Ten immunity-boosting foods
If you are looking to support your immune system naturally, you may be curious to know which foods you should be eating. The nutrients that keep our immune system strong include vitamins A, B6, B12, C and D as well as minerals such as copper, folate, iron, selenium and zinc. Foods containing these can help support the immune system, but the best way to stay healthy is to consistently eat a diet filled with these nutrients and everything else your body needs to stay strong and healthy.
1. Citrus fruits
When you think of Vitamin C, do you immediately think of an orange? Us too. That’s because citrus fruits such as oranges, lemons, clementines and grapefruit are high in the vitamin which is linked to immune system health.
Vitamin C is considered one of the key vitamins associated with immune function and it is responsible for supporting various cellular functions of the immune system.
Guava is a tropical fruit typically grown in Mexico, the Caribbean, and parts of Central and South America. An exotic choice? Maybe, but just one cup of raw guava gives over 400% of your daily Vitamin C recommended intake and is one of the richest sources available (One orange is roughly 100% of your daily intake).
If eaten as part of a balanced diet there shouldn’t be any concern over too much Vitamin C. Although the daily recommendation for adults is only 40mg of vitamin C a day, you would need to take in large amounts (more than 1,000mg per day) to cause any side effects. It cannot be stored in the body, so be sure to include it in your diet daily to reap the health benefits.
I’m sure we have all heard how important it is to eat our greens and spinach is about as green as it gets. These leafy greens are packed with vitamin C along with antioxidants and beta carotene, which may help support your immune system.
Another green vegetable, this time that is also, this time high in Vitamin C. One cup of broccoli provides as much vitamin C as an orange. Broccoli offers a host of nutrients, including beta-carotene, potassium, magnesium, zinc, iron and B vitamins.
5. Nuts & Seeds
Certain seeds and nuts like sunflower seeds, pumpkin seeds and almonds are excellent sources of protein and vitamin E, an antioxidant that helps protect from free radicals, which can damage cells. Sprinkle a handful on your breakfast cereal each morning to give it a nutritional boost.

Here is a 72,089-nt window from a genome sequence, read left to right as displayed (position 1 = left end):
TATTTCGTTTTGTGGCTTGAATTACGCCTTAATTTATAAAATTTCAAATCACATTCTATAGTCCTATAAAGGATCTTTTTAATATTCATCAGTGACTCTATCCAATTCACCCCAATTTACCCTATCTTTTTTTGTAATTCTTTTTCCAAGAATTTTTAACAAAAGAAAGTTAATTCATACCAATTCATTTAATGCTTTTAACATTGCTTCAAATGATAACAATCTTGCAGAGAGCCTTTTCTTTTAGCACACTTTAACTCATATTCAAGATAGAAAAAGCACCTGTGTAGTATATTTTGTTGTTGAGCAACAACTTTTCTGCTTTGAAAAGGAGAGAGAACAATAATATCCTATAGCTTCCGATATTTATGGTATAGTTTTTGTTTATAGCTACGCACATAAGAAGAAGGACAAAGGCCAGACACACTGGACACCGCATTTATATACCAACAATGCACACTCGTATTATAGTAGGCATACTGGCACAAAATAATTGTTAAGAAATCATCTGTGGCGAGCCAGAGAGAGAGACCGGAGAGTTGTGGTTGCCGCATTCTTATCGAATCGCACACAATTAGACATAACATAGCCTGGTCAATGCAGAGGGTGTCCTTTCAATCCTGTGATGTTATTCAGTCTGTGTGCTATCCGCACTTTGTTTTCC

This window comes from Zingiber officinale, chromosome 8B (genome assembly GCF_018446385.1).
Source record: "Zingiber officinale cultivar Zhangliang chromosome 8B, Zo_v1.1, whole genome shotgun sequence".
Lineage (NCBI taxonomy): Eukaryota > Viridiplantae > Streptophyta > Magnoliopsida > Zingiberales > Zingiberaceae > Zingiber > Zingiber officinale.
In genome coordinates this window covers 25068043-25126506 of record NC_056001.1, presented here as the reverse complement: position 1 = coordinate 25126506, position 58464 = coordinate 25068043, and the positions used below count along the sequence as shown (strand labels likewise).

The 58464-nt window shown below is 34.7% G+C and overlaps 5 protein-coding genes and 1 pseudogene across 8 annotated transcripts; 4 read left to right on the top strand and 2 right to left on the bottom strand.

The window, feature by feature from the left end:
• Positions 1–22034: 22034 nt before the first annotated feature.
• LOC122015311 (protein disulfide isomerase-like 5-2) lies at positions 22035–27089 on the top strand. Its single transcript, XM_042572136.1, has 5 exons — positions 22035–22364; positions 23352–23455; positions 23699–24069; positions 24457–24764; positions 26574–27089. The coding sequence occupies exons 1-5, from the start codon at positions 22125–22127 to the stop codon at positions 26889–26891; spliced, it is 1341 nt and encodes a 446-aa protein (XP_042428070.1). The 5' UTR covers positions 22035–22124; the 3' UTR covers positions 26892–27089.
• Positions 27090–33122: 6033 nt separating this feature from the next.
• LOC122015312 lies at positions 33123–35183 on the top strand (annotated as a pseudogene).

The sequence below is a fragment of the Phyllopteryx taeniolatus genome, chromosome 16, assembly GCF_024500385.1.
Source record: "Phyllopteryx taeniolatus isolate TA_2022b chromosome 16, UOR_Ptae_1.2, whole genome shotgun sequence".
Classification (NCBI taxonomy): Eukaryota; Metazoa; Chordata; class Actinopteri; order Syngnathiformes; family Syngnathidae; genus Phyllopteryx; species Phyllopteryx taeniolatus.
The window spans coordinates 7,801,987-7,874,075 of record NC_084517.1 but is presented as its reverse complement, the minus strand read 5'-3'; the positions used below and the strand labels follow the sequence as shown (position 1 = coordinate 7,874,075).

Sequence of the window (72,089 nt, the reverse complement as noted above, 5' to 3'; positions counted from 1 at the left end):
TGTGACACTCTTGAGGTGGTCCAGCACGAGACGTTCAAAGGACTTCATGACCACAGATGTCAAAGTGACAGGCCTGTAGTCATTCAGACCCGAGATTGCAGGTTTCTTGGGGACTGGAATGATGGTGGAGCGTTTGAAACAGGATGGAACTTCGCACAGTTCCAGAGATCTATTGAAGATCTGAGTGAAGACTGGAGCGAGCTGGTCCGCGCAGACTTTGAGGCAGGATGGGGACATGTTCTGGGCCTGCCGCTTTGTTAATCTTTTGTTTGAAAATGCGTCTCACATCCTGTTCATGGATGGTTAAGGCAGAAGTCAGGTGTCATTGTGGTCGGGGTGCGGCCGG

In many cultures and traditions, ginger is considered a staple in health and immune function. In Ayurveda, starting the day with ginger tea would be thought to boost the immune system, along with other high oxygen radical absorbance capacity (ORAC) herbs like cinnamon, cloves and turmeric.
As a root spice, ginger is loaded with nutrients such as vitamin B6 and dietary minerals like magnesium and manganese. It also has proven anti-bacterial and anti-inflammatory properties, potentially boosting immune function where it has been lowered by chronic inflammation and helping ward off illness.
A traditional, seasonal remedy – elderberry syrup has now made it onto the shelves at most high street health shops.
The berries and flowers of elderberries are loaded with antioxidants and may reduce inflammation, lessen stress, and help protect your heart. A study concluded that “in addition to its antiviral properties, Sambucol Elderberry Extract and its formulations activate the healthy immune system by increasing inflammatory cytokine production”.
8. Green Tea
Okay, this is a drink, not a food but it was worthy of mention due to its proven benefits for immune function.
Green tea is well known to be high in antioxidants, the key one here being high levels of epigallocatechin gallate (EGCG), a powerful antioxidant that has been proven in studies to enhance immune function.
9. Probiotic Yogurt or Kefir
Gut health has been said to be responsible for 80% of our immune system, so it’s safe to say it’s a significant factor. Yoghurts with natural probiotics such as plain greek yoghurt will provide protein and natural probiotics without additional sugar.
Kefir is a fermented milk drink containing multiple cultures such as Lactobacillus acidophilus, Lactobacillus kefirgranum, Lactococcus lactis, Streptococcus thermophilus, and Kluyveromyces marxianus. These cultures improve the balance of healthy bacteria in the gut.
You may think it’s purely a comforting food to have a chicken soup when unwell, but chicken has high levels of Vitamin B12, providing over 100% of the RDI per 100g, along with Vitamin B6 and valuable protein.
Vitamin B12 plays a crucial role in the proper functioning of the immune system, supporting red blood cell production and getting the immune system all the oxygen it needs.
There are plenty of foods that you can include in your diet to ensure you get enough vitamin B12. Find out more about the importance of vitamin B12 and how to get enough through diet alone here, or check your current levels with our Vitamin B12 Home Test Kit.
Bone broth made by boiling the left-over chicken bones contains gelatin, chondroitin, and other nutrients helpful for gut healing and immunity.
Want to know more about eating for immune health?
For more information on the vitamins and minerals that can support healthy immune function, visit our guide: Can your diet choices boost your immune system?.